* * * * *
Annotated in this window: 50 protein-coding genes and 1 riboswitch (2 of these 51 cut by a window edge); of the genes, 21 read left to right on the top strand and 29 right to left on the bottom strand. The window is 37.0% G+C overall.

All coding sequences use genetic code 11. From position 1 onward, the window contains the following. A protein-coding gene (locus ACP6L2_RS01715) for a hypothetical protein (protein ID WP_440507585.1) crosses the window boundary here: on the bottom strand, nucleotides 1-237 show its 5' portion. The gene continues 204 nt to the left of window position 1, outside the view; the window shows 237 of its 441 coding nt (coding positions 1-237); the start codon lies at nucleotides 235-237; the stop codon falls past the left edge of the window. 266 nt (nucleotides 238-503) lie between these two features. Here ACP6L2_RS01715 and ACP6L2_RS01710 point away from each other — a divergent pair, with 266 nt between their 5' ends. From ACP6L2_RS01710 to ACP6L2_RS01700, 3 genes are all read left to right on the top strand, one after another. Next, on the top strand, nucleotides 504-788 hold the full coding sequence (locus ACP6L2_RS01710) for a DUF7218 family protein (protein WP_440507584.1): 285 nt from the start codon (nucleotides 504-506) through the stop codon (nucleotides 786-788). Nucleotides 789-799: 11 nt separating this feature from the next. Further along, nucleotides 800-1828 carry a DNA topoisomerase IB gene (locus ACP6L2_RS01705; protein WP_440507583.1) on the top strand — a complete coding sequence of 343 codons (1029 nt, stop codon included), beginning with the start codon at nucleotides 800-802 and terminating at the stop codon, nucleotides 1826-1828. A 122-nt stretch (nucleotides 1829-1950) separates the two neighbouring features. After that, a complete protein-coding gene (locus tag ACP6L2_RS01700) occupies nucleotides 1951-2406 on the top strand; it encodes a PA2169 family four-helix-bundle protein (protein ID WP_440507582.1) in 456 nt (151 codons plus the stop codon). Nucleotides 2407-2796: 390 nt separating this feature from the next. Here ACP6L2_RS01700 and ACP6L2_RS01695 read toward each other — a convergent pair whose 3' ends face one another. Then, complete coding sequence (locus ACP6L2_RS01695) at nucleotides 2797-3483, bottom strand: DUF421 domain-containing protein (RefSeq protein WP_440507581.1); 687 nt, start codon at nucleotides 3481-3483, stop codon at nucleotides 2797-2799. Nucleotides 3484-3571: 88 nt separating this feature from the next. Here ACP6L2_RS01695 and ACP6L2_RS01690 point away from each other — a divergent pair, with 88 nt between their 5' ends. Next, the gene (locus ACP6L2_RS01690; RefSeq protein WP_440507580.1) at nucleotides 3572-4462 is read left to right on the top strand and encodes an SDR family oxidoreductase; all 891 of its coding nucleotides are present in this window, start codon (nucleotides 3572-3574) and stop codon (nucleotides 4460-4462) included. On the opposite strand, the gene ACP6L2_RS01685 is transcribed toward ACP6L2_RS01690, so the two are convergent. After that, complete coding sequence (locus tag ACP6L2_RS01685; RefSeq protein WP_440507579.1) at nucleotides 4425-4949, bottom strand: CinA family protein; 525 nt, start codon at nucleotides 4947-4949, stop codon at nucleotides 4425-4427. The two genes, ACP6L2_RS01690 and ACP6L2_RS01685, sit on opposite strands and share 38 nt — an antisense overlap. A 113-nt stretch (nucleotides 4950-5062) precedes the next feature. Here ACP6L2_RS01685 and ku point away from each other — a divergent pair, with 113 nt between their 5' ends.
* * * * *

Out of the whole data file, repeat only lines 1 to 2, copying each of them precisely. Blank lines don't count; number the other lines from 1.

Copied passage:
Annotated in this window: 50 protein-coding genes and 1 riboswitch (2 of these 51 cut by a window edge); of the genes, 21 read left to right on the top strand and 29 right to left on the bottom strand. The window is 37.0% G+C overall.

All coding sequences use genetic code 11. From position 1 onward, the window contains the following. A protein-coding gene (locus ACP6L2_RS01715) for a hypothetical protein (protein ID WP_440507585.1) crosses the window boundary here: on the bottom strand, nucleotides 1-237 show its 5' portion. The gene continues 204 nt to the left of window position 1, outside the view; the window shows 237 of its 441 coding nt (coding positions 1-237); the start codon lies at nucleotides 235-237; the stop codon falls past the left edge of the window. 266 nt (nucleotides 238-503) lie between these two features. Here ACP6L2_RS01715 and ACP6L2_RS01710 point away from each other — a divergent pair, with 266 nt between their 5' ends. From ACP6L2_RS01710 to ACP6L2_RS01700, 3 genes are all read left to right on the top strand, one after another. Next, on the top strand, nucleotides 504-788 hold the full coding sequence (locus ACP6L2_RS01710) for a DUF7218 family protein (protein WP_440507584.1): 285 nt from the start codon (nucleotides 504-506) through the stop codon (nucleotides 786-788). Nucleotides 789-799: 11 nt separating this feature from the next. Further along, nucleotides 800-1828 carry a DNA topoisomerase IB gene (locus ACP6L2_RS01705; protein WP_440507583.1) on the top strand — a complete coding sequence of 343 codons (1029 nt, stop codon included), beginning with the start codon at nucleotides 800-802 and terminating at the stop codon, nucleotides 1826-1828. A 122-nt stretch (nucleotides 1829-1950) separates the two neighbouring features. After that, a complete protein-coding gene (locus tag ACP6L2_RS01700) occupies nucleotides 1951-2406 on the top strand; it encodes a PA2169 family four-helix-bundle protein (protein ID WP_440507582.1) in 456 nt (151 codons plus the stop codon). Nucleotides 2407-2796: 390 nt separating this feature from the next. Here ACP6L2_RS01700 and ACP6L2_RS01695 read toward each other — a convergent pair whose 3' ends face one another. Then, complete coding sequence (locus ACP6L2_RS01695) at nucleotides 2797-3483, bottom strand: DUF421 domain-containing protein (RefSeq protein WP_440507581.1); 687 nt, start codon at nucleotides 3481-3483, stop codon at nucleotides 2797-2799. Nucleotides 3484-3571: 88 nt separating this feature from the next. Here ACP6L2_RS01695 and ACP6L2_RS01690 point away from each other — a divergent pair, with 88 nt between their 5' ends. Next, the gene (locus ACP6L2_RS01690; RefSeq protein WP_440507580.1) at nucleotides 3572-4462 is read left to right on the top strand and encodes an SDR family oxidoreductase; all 891 of its coding nucleotides are present in this window, start codon (nucleotides 3572-3574) and stop codon (nucleotides 4460-4462) included. On the opposite strand, the gene ACP6L2_RS01685 is transcribed toward ACP6L2_RS01690, so the two are convergent. After that, complete coding sequence (locus tag ACP6L2_RS01685; RefSeq protein WP_440507579.1) at nucleotides 4425-4949, bottom strand: CinA family protein; 525 nt, start codon at nucleotides 4947-4949, stop codon at nucleotides 4425-4427. The two genes, ACP6L2_RS01690 and ACP6L2_RS01685, sit on opposite strands and share 38 nt — an antisense overlap. A 113-nt stretch (nucleotides 4950-5062) precedes the next feature. Here ACP6L2_RS01685 and ku point away from each other — a divergent pair, with 113 nt between their 5' ends.